Whoever said there's no such thing as a free lunch may finally have been proven right -- by a word contest.
After sifting through several hundred entries, I declared Cindy Lane and Demetrius Simmons of Hyattsville the winners of my September neologism contest. Their prize was to be the usual: lunch at the restaurant of their choice, with Two Fingers Levey picking up the tab.
But when T.F.L. stared hard at both sides of Cindy's and Demetrius' entry, he discovered that it bore no return address, no telephone number, absolutely no clue as to where to locate the victorious pair. Brilliantly, T.F.L. had chucked the envelope in which the entry had arrived. Nor were the phone book or the crisscross directory any help.
Thus, the following plaintive bleat is aimed in the direction of Hyattsville. Ya done won, C & D. Now will you please get in touch with me (334-7276) so you can claim your prize? You must be getting hungry by now. I know I am.
I also know that the winning entry is a classic. The challenge was:
What do you call that awful noise your car makes when you try to start it, only to discover that it's already running?
The Lane-and-Simmons answer was:
For those of you who might have slept through high school French, the winning entry is a twist on the popular expression, deja vu, which translates literally as "already seen," and has come to mean "haven't I been here before?"
For those of you who slept through auto mechanics, deja vrooooom is caused by forcing the flywheel to mesh with a motor that is already turning. No car is built strongly enough to withstand such stupidity without a loud protest, be it the fruit of Detroit, Tokyo or anywhere else.
Here's hoping that the glare of publicity will stamp out deja vroooomism from the driveways and parking lots of this favored land. And here's hoping that Cindy and Demetrius will soon claim their prize. They've earned it, with an excellent entry.
The same can be said (and hereby is) about this month's near-hits. They include:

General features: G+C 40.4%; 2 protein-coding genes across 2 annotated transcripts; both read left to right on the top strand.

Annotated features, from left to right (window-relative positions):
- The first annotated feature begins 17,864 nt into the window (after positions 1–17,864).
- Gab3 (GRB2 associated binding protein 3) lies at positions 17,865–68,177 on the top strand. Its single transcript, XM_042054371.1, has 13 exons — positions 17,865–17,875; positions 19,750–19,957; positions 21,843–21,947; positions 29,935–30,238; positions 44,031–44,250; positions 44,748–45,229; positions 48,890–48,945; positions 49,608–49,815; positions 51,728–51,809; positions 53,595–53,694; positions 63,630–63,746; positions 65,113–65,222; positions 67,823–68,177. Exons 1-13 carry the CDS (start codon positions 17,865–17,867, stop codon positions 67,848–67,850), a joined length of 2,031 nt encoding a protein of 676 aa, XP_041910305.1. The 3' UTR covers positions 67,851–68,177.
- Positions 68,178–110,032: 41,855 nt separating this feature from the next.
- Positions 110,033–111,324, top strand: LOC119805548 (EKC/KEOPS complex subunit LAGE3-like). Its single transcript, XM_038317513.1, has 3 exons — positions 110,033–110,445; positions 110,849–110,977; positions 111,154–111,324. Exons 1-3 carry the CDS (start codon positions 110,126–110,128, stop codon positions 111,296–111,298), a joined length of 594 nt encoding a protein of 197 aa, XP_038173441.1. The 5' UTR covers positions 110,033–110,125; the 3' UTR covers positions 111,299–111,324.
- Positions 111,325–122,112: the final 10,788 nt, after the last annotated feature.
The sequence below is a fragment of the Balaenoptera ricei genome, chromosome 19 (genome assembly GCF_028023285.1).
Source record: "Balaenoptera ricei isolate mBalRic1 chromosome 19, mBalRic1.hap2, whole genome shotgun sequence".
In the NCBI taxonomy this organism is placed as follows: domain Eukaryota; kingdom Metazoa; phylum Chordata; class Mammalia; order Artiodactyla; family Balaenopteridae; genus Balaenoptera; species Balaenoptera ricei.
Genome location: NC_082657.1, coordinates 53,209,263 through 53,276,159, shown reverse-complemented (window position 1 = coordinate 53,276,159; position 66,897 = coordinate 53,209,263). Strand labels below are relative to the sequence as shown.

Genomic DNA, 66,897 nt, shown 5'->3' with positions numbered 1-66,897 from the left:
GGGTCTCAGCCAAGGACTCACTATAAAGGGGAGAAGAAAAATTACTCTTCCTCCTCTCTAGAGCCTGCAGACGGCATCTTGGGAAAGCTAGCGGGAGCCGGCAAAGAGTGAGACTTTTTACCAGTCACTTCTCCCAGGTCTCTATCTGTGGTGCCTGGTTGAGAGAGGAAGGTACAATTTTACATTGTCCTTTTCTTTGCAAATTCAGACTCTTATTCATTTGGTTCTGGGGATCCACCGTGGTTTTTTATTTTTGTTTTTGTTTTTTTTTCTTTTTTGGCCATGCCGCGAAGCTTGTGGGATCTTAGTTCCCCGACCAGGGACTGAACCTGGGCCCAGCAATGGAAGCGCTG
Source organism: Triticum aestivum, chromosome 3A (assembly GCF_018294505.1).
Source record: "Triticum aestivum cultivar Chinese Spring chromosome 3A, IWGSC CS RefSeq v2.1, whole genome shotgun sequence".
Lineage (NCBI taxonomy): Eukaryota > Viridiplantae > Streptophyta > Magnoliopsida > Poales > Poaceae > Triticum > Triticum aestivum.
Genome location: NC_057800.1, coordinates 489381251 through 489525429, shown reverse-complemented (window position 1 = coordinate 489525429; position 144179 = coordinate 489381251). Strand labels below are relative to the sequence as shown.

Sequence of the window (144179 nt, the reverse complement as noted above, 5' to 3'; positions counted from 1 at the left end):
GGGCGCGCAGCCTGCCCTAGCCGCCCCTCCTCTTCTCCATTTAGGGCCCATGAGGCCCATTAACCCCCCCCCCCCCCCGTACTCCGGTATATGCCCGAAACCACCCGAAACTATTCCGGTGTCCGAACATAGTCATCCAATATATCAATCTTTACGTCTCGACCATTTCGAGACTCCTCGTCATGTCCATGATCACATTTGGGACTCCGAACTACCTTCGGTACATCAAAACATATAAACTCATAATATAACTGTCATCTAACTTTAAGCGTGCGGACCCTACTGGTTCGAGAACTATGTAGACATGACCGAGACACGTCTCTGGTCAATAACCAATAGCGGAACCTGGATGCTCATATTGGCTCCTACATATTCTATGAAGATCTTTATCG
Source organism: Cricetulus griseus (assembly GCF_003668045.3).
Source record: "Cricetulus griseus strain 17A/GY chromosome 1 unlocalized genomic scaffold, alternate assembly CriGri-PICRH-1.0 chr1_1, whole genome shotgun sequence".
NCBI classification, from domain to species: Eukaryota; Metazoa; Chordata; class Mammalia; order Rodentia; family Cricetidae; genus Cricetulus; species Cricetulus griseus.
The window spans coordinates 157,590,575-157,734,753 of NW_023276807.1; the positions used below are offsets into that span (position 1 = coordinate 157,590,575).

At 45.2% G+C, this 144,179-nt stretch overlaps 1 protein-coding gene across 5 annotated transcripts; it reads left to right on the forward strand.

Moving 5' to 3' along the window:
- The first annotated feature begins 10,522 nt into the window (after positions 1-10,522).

Shock of Wreck-Ignition: Len Greenberg of Reston.
Squirms of Engearment: Wayne Wittig of Arlington.
Chump Start: Joan Gibson of Owings, Md.
Another beaut based on French -- Cri de car, a pun on the French expression for a hurting heart, cri de coeur. Thanks, Bert Shapiro of Bethesda.
Roughing the Kicker: Al Toner of Arlington.
Roto-ruiner: Bert Rava of Northwest.
Starting from Screech: Leslie and Carolee Coleman of Gaithersburg.
A Rachet Job: Robert Lambert of Takoma Park.
A Dry Whine: Earl T. Klein of Silver Spring.
Keynote Screech: Martin J. Damgaard of Annandale.
Car Catarrh: H. Edwina McLean of (where else?) McLean.
The Plight of the Bungle Key: Kathy Hamilton of Arlington.
Car Berater: Patricia Schultz of Silver Spring.
Amazing Grate: Bea Holm of Annandale.
Gears Looking at You, Babe: Gene Rosera of Springfield.
Working Clash: C.M. Donoho of Annapolis.
Screech Howl: Eleanor Hawkes of Fairfax.
Pump and Grind: Robert Klein of Burke and Virginia Schultz of Silver Spring.
Car Done Blew: Ed Nelson of Wilton, Conn.
Three from Gaithersburg: Start Attack (Dara Winfield), Illusions of Grindeur (Sean Beary) and Shrill of a Lifetime (Greg Singer).
Car Strangled Damner: Jack Hamilton of Arlington.
Raspody in Two: Mary Beth Hess of Arlington.
And a great one for last, Double On-Turned-Re: Janice Kuntz of Great Falls, Va.
Thanks to one and all for a lovely crop of submissions. And, while we wait for the wires to start humming from Hyattsville, it seems only right for the October challenge to involve telephones. Here it is:
In the old days, when you dialed a number that was out of service, a real, live, human operator would come on the line and ask, "What number did you dial?" You'd answer, and soon a tape recording would tell you what changes or misfortunes had befallen the number you thought was correct. Nowadays, however, when you dial a number that's out of service, you'd better be holding the phone three feet away from your ear. The first thing you hear is a series of three awful, ascending, earsplitting chimes -- boop, Boop, BOOP! This triumvirate of boops is called . . . .
This time, gentle reader, please include your address and phone number with your entry. Another delay in awarding a free lunch to the winner(s) would plunge the Washington restaurant industry into dark despair.
Please mail your entries to Bob Levey, The Washington Post, Washington, D.C., 20071. Deadline for the October contest is Nov. 1.